In The House That Cleans Itself, I talk about setting up various "stations" throughout your home for your more common, repetitive tasks such as making coffee or writing letters. Now that the Christmas gift season is here, it's time to create a temporary gift-wrapping station as well, one that will help minimize mess and save you time and trouble over the next few weeks.
First, pick a logical location for your station, one where you are most likely to do your holiday gift wrapping. Base this decision on past experience, not on where you think it ought to be! I've seen more than a few very well-equipped gift-wrapping stations that went mostly unused because they were either too far away from where the family hung out, too visible to nosy children, or, in the case of one elaborate garage set-up, too cold.
Once you have chosen an appropriate place, again look to past experience to decide what supplies you will need to put there. For example, I know for a fact that no matter my intentions, when it comes down to it I never have time for adding fancy ribbons and bows to my gifts; I'm just lucky to get the darn things wrapped at all. So even though the artiste in my imagination produces lovely color-coordinated packages with curled ribbons and glittery tags, I don't stock those things in my station. Instead, I simply have wrapping paper, scissors, tape, a Sharpie, and self-stick labels, because I know that's all I'll end up using.
Be sure to add a trash can to your station, because gift-wrapping can get messy. Also, if scissors tend to take walks in your house as they do in mine, consider attaching them to your station with a long piece of string, yarn, or ribbon. That should be enough of a reminder to everyone that those particular scissors are to stay exactly where they are for the duration.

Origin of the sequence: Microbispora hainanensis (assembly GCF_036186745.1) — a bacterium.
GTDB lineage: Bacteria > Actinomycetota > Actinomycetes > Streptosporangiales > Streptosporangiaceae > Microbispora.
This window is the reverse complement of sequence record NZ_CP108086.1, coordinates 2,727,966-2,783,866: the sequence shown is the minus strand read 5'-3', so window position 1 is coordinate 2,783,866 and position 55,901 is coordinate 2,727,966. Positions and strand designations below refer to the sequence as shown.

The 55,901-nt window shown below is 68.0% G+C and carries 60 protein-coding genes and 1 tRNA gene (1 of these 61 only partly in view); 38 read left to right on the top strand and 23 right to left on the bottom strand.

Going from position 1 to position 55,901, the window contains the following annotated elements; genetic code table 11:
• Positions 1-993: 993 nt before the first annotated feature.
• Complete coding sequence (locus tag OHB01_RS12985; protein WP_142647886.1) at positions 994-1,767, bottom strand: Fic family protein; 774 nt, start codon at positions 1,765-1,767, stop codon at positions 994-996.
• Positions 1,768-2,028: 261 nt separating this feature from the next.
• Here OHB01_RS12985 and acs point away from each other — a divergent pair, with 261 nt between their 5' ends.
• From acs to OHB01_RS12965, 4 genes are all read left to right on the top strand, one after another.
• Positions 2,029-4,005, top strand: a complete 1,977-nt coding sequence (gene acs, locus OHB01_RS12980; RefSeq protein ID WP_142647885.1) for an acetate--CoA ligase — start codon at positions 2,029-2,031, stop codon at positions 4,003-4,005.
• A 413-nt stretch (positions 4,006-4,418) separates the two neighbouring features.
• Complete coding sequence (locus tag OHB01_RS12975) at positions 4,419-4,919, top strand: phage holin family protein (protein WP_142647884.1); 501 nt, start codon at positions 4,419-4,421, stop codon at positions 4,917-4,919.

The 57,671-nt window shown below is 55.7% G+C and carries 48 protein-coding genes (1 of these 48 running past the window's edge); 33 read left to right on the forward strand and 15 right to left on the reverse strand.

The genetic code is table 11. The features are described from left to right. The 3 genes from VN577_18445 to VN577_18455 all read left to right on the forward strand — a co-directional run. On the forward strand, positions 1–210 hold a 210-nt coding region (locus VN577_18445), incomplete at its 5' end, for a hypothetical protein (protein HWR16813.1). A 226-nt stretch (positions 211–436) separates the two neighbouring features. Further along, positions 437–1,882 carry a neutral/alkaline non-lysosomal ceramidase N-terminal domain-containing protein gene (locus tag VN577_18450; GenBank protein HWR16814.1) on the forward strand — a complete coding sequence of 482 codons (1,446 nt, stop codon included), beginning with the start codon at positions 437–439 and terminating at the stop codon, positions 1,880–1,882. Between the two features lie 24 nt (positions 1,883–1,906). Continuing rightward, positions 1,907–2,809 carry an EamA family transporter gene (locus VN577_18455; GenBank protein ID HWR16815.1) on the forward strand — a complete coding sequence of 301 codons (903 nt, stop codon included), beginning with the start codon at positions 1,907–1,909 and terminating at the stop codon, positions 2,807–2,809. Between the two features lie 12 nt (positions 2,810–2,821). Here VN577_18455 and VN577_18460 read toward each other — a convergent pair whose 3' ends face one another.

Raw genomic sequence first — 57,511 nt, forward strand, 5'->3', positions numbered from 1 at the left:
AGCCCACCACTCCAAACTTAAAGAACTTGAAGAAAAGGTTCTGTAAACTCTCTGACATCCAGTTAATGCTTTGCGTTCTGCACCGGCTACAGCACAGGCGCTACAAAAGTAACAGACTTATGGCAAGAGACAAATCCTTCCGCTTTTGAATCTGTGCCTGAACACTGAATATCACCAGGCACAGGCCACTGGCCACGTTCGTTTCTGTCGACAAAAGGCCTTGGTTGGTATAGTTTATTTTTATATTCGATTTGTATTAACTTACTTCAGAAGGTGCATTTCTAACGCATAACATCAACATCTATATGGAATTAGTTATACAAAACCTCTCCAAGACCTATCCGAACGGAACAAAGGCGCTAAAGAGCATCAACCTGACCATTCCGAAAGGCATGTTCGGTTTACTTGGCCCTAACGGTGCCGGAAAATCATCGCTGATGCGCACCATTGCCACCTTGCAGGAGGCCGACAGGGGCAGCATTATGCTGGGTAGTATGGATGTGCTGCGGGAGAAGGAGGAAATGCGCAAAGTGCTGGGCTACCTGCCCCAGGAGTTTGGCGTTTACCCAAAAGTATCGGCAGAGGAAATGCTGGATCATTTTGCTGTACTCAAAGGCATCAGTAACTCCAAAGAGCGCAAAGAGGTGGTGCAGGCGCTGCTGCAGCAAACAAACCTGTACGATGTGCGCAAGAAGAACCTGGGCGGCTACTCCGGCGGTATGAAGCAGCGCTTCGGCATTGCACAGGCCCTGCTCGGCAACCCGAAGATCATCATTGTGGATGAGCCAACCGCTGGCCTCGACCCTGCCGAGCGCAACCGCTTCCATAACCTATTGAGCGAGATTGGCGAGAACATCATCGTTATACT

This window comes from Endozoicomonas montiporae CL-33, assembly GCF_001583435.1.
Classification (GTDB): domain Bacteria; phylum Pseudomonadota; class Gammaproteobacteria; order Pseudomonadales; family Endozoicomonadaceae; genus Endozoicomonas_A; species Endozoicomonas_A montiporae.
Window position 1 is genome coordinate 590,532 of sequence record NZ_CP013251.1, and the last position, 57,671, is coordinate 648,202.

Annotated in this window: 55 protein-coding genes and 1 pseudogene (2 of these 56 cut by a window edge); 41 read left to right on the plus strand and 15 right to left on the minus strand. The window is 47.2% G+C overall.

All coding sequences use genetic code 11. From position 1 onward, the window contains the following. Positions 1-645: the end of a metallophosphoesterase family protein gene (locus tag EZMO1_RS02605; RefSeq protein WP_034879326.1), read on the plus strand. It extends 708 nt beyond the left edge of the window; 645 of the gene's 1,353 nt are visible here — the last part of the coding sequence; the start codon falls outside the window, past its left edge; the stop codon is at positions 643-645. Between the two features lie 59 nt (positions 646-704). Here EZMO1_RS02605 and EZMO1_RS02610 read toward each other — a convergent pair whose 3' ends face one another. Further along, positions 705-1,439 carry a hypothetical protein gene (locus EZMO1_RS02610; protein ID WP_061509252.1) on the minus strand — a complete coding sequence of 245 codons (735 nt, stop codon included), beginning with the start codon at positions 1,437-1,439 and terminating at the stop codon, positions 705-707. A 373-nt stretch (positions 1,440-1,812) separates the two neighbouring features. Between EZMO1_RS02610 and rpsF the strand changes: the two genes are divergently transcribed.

Make the station usable for others in your family as well, for example by including safety scissors for the younger children and perhaps a step stool if the surface is too high for them to reach easily. Show it to your spouse if they'll be doing any wrapping too, and remind everyone who'll be using it that the job isn't done until the station is in order. (One family I know who is fond of glitter keeps a dustbuster as a part of their station, for quick cleanups.)
Finally, give yourself some grace, if need be, when it comes to gift wrapping. Just because the packages in the magazines are gorgeous doesn't mean yours need to be. Remember: The gifts featured in the magazines aren't wrapped by busy parents with full lives and active kids but are instead created by artists who are paid to come up with this stuff. When you feel guilty about your own relatively un-embellished packages, tell yourself that until someone is willing to give you a paycheck for time spent wrapping, you've got more important things to do elsewhere!
Have fun setting up your station--and have a lovely Christmas season.